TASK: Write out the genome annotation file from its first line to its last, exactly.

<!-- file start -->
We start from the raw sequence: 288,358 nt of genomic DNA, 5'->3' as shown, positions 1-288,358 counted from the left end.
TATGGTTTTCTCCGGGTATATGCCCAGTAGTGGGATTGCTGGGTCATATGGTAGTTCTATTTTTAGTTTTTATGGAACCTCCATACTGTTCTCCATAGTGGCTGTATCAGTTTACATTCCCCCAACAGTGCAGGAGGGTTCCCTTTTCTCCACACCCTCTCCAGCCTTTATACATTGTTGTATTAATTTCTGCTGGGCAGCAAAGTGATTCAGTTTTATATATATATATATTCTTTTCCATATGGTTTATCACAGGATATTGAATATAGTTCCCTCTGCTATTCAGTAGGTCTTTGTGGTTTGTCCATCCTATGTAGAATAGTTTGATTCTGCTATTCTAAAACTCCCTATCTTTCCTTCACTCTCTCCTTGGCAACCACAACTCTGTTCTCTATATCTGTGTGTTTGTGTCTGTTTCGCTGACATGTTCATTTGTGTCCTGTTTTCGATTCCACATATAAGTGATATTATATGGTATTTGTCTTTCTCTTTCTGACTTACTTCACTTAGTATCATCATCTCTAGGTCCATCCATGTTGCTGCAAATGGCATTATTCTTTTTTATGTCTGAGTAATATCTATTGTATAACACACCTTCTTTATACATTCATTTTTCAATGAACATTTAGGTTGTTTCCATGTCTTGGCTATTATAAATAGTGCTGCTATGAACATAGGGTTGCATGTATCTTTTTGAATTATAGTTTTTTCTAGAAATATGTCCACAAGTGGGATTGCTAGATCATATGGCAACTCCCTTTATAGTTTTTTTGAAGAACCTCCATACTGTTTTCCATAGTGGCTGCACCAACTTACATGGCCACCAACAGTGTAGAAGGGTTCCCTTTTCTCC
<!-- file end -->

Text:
We start from the raw sequence: 288,358 nt of genomic DNA, 5'->3' as shown, positions 1-288,358 counted from the left end.
TATGGTTTTCTCCGGGTATATGCCCAGTAGTGGGATTGCTGGGTCATATGGTAGTTCTATTTTTAGTTTTTATGGAACCTCCATACTGTTCTCCATAGTGGCTGTATCAGTTTACATTCCCCCAACAGTGCAGGAGGGTTCCCTTTTCTCCACACCCTCTCCAGCCTTTATACATTGTTGTATTAATTTCTGCTGGGCAGCAAAGTGATTCAGTTTTATATATATATATATTCTTTTCCATATGGTTTATCACAGGATATTGAATATAGTTCCCTCTGCTATTCAGTAGGTCTTTGTGGTTTGTCCATCCTATGTAGAATAGTTTGATTCTGCTATTCTAAAACTCCCTATCTTTCCTTCACTCTCTCCTTGGCAACCACAACTCTGTTCTCTATATCTGTGTGTTTGTGTCTGTTTCGCTGACATGTTCATTTGTGTCCTGTTTTCGATTCCACATATAAGTGATATTATATGGTATTTGTCTTTCTCTTTCTGACTTACTTCACTTAGTATCATCATCTCTAGGTCCATCCATGTTGCTGCAAATGGCATTATTCTTTTTTATGTCTGAGTAATATCTATTGTATAACACACCTTCTTTATACATTCATTTTTCAATGAACATTTAGGTTGTTTCCATGTCTTGGCTATTATAAATAGTGCTGCTATGAACATAGGGTTGCATGTATCTTTTTGAATTATAGTTTTTTCTAGAAATATGTCCACAAGTGGGATTGCTAGATCATATGGCAACTCCCTTTATAGTTTTTTTGAAGAACCTCCATACTGTTTTCCATAGTGGCTGCACCAACTTACATGGCCACCAACAGTGTAGAAGGGTTCCCTTTTCTCC